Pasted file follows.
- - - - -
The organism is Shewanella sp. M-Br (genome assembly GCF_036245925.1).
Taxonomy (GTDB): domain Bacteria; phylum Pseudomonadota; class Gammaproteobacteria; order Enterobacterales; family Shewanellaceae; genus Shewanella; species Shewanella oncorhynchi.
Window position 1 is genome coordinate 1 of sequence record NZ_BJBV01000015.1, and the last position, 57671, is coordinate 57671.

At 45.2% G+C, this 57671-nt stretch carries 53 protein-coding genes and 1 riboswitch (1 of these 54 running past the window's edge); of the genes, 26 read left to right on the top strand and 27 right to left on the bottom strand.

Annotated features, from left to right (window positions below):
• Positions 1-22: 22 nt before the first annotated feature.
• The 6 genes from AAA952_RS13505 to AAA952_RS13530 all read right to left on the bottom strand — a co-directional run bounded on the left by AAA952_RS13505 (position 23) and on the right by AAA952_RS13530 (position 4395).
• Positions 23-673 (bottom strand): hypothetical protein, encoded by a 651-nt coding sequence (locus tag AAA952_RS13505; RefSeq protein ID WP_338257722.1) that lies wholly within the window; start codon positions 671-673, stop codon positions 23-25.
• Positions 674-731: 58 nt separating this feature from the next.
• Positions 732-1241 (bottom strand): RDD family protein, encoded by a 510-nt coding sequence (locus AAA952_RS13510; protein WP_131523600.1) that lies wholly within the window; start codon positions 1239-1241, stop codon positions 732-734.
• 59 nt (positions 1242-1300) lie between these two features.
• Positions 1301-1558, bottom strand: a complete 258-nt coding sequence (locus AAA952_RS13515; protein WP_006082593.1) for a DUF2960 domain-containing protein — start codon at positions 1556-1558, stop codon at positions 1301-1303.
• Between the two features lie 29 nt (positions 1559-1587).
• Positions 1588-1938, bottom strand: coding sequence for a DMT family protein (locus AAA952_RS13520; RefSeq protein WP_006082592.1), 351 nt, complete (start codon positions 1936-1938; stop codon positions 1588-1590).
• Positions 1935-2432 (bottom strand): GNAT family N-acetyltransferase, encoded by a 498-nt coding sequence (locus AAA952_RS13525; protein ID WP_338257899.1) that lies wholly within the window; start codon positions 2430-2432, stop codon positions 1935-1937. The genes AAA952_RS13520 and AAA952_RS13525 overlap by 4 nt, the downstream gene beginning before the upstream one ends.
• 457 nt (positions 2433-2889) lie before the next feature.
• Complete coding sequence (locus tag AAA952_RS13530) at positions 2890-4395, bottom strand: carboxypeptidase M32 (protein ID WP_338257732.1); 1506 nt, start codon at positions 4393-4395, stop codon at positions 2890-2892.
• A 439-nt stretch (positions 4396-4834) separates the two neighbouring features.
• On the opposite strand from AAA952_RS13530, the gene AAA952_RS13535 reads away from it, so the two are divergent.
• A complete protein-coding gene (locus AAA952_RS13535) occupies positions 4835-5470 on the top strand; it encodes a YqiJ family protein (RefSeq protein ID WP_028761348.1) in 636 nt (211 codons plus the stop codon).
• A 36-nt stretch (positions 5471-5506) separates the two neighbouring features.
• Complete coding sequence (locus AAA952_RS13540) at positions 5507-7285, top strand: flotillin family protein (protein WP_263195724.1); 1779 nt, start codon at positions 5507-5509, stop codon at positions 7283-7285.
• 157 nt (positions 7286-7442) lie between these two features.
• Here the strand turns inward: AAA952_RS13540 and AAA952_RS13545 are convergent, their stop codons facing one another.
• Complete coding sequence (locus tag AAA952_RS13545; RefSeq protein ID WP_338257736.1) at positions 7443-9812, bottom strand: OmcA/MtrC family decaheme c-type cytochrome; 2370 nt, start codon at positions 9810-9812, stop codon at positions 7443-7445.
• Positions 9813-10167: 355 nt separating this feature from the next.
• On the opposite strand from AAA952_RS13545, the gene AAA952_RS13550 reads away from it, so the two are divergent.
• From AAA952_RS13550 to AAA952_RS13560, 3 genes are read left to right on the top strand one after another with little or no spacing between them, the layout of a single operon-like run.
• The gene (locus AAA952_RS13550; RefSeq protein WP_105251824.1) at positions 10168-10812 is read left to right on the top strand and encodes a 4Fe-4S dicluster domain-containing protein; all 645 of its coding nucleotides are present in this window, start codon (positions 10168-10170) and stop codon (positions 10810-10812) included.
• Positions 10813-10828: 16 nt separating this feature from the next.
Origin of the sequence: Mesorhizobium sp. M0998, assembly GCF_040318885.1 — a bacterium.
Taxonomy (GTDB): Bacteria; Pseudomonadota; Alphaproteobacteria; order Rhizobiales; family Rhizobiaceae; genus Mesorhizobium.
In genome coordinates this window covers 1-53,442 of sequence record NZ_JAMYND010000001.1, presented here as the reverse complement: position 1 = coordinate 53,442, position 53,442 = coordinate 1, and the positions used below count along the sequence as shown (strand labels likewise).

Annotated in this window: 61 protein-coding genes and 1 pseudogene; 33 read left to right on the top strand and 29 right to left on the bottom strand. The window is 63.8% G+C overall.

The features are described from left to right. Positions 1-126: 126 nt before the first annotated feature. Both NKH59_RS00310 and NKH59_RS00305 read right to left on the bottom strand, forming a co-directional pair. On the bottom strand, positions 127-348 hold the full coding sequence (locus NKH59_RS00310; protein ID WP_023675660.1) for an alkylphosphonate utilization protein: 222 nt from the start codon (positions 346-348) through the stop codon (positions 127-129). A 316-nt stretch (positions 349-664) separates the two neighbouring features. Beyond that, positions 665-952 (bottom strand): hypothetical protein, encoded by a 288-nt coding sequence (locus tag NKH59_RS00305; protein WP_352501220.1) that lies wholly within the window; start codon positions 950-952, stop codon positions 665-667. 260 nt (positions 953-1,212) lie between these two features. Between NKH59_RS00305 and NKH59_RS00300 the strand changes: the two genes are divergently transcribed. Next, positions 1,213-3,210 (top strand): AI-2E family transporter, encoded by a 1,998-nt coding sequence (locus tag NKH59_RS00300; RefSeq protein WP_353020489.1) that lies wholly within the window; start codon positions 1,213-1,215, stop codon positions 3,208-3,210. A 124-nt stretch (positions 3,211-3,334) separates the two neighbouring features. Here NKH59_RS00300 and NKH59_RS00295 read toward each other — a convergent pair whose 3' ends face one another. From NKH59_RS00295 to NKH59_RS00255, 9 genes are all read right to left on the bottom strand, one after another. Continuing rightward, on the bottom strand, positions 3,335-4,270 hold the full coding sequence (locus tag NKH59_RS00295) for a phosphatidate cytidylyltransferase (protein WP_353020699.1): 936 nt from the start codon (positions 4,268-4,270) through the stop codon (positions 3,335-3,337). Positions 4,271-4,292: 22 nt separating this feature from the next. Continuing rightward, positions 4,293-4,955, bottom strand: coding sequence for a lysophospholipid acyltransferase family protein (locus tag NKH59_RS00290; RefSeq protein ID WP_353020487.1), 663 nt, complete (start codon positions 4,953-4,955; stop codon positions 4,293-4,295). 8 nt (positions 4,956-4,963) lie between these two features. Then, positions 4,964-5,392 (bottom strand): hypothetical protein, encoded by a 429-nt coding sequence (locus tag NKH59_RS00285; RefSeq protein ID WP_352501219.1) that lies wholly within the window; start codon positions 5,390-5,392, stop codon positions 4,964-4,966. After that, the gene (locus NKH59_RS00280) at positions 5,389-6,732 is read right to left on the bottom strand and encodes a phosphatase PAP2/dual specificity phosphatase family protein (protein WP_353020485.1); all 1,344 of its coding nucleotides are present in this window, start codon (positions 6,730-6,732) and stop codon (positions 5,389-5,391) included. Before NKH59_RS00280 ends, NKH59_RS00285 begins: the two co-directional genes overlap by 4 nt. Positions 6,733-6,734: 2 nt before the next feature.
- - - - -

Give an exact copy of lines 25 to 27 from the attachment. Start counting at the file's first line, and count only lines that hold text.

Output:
• Complete coding sequence (locus tag AAA952_RS13545; RefSeq protein ID WP_338257736.1) at positions 7443-9812, bottom strand: OmcA/MtrC family decaheme c-type cytochrome; 2370 nt, start codon at positions 9810-9812, stop codon at positions 7443-7445.
• Positions 9813-10167: 355 nt separating this feature from the next.
• On the opposite strand from AAA952_RS13545, the gene AAA952_RS13550 reads away from it, so the two are divergent.